Twitch Streamer MontanaBlack88 May Be Forced to Leave Germany Due to Streamer Law
Marcel “MontanaBlack88” Eris might be the biggest streamer in Germany, but he may have to relocate thanks to a streamer law. This is due to new broadcasting laws that target streamers with major audiences. Small-time streamers shouldn’t have to worry about this – unless you consider an average viewer count of 20,000+ as “small.” However, with a 3.7 million following, MontanaBlack88 is hit hard by this streamer law in Germany.
The State Media Treaty
MontanaBlack88 is one of the biggest streamers around. He’s the sixth most-followed non-English streamer on the platform, but this is causing his problem in the first. The State Media Treaty requires any broadcaster who has an average of 20,000+ viewers are now subject to a series of restrictions. Since streamers count as broadcasters, it affects them.
The State Media Treaty came to life in November 2020, and it replaced the State Treaty on Broadcasting. It requires that these media presenters with a large following acquire a broadcasting license to continue their broadcasts. It affects quite a few streamers who are/were in Germany. PietSmiet, in particular, has more than a million followers and left Germany, moving to Portugal to avoid this streamer law, and MontanaBlack88 may be following suit.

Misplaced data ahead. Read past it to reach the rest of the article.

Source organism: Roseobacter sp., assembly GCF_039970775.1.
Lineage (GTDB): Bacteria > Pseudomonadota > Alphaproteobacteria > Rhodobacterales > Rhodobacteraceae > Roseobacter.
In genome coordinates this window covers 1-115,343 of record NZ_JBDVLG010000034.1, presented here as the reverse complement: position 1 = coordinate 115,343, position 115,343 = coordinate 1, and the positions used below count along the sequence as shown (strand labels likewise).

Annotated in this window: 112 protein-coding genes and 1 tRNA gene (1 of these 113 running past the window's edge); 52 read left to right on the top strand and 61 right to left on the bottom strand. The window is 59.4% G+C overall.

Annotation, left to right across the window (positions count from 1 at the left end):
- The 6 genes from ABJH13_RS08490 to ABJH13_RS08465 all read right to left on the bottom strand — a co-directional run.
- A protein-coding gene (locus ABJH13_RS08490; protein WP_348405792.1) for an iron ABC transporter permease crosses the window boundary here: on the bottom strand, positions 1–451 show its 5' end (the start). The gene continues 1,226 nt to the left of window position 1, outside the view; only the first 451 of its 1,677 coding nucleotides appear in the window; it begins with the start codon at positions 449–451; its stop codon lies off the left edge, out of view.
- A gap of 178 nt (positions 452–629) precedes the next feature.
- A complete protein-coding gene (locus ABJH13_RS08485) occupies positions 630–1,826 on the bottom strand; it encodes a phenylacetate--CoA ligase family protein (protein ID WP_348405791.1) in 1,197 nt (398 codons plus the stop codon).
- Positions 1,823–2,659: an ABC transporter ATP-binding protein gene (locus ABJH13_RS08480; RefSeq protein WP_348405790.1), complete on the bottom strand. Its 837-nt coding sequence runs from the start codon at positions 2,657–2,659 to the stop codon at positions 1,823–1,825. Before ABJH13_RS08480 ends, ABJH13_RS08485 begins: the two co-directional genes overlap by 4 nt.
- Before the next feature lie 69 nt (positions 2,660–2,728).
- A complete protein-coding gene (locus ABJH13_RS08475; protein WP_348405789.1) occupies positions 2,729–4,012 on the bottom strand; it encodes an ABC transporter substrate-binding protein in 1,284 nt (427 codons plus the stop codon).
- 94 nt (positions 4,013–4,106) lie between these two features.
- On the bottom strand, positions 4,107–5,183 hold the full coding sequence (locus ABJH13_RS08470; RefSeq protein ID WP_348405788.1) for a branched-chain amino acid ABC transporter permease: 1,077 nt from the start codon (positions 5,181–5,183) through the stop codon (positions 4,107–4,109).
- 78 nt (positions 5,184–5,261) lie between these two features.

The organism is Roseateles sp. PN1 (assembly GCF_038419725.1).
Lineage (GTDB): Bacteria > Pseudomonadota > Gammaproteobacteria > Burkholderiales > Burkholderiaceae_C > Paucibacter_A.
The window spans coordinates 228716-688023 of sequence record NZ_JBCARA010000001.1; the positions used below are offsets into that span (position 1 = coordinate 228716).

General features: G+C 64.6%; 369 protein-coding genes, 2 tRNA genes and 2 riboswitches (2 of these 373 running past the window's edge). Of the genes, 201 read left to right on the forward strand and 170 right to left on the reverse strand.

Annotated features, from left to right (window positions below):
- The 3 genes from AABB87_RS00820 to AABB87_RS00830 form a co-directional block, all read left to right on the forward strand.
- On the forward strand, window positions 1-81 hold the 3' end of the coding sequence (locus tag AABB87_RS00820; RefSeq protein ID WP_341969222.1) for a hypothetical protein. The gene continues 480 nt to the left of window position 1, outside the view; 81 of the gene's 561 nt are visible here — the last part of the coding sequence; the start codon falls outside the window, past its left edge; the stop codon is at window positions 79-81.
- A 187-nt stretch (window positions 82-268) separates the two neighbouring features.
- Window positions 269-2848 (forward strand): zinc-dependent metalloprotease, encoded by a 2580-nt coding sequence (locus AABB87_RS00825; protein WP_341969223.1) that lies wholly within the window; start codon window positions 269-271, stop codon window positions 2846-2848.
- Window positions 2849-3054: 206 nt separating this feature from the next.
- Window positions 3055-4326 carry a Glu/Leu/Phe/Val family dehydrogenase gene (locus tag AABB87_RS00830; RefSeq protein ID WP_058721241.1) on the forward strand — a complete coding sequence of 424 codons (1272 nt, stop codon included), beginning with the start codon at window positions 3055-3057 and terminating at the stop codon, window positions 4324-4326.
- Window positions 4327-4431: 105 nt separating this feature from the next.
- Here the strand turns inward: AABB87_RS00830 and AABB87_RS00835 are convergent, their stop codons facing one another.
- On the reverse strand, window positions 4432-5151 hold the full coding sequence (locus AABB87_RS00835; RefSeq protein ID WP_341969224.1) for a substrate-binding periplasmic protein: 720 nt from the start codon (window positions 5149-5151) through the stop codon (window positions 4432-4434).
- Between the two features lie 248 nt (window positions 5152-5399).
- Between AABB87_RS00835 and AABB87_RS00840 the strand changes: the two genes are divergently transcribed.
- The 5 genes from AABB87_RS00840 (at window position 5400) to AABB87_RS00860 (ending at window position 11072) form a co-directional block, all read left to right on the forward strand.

MontanaBlack88 recently discussed this on a Twitch stream, pointing out that the German government is taking everything away from him. He feels that he is being forced to leave his home country because of these new regulations. This is certainly a difficult decision to make, as he also recently remodeled his home, which was no doubt a serious financial sink.
There are no benefits to these regulations for those hit by them. For example, 16+ rated games can’t be played until after 10 p.m. and 18+ games not until 11 p.m. These big streamers also have to hire a “youth protection officer,” whatever that is. Only three German streamers would be the target for the broadcasting license: MontanaBlack88, Knossi, and Trymacs.
While it sounds like the smaller-streamers in Germany will be fine, a spokeswoman for the authorities in Germany had this to say. “Unlicensed broadcasting is not second-class broadcasting. It is subject to the same material requirements — even without having to go through the more complex approval process, for example, to mark advertising. ”
If you’re an up-and-coming streamer in Germany, these broadcasting laws could seriously hamper your ability to produce content. If the biggest broadcasters wind up leaving the country, it could see change happen, but perhaps not. Would a streamer want to purposely lower their average audience count, and reduce their income, to avoid the license and other restrictions? That’s a decision we could not imagine making.